Author: Ann Schiebert
First make a list of all the excuses you allow yourself. Be specific. For example, if you say to yourself, "I am a procrastinator," that is too large an area to tackle in an Excuse Inventory. Excuse Inventories have to be the exact verbiage we tell ourselves. Some examples follow:
- When I want to start a diet and even set a date, but don’t follow through, I tell myself: "Oh well, I’ll start tomorrow." That phrase is on your Excuse Inventory
- When it is 7:00 p.m., and I have set that as the start of study time for the next two hours, but I start at 8:00 p.m. instead, I tell myself, "Oh well, I HAD to watch that TV program – It doesn’t matter, I’ll just study later."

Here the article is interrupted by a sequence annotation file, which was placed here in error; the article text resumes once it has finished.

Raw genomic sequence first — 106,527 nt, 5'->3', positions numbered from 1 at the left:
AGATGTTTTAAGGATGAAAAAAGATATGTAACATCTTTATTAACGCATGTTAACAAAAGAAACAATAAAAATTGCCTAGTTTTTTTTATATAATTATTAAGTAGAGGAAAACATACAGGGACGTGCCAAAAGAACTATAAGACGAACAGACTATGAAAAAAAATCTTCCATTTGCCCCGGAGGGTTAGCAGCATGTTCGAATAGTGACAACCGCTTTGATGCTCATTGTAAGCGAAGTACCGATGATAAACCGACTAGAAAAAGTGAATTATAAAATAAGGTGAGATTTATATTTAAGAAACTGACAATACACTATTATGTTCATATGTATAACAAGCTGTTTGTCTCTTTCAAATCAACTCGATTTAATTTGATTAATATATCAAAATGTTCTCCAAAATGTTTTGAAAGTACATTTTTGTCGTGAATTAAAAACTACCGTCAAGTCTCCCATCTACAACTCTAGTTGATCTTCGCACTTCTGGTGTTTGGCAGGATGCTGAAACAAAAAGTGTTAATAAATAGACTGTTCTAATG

- When I tell myself I can’t text while at work because it is disruptive but I don’t turn off my cell and do accept a text, I tell myself, "I’ll keep it short." "I’ll keep it short," goes on your Excuse Inventory.
- My boyfriend is perpetually late and I rationalize this by telling myself, "He is busy, and I’m lucky that he’s coming over at all." That not only seeds resentments but it puts your boyfriend’s lateness into the, "OK CORRAL."
Take the time to make an Excuse Inventory. It will help you sort out some anger and resentment issues. If anyone wants feedback, email me and I’ll respond.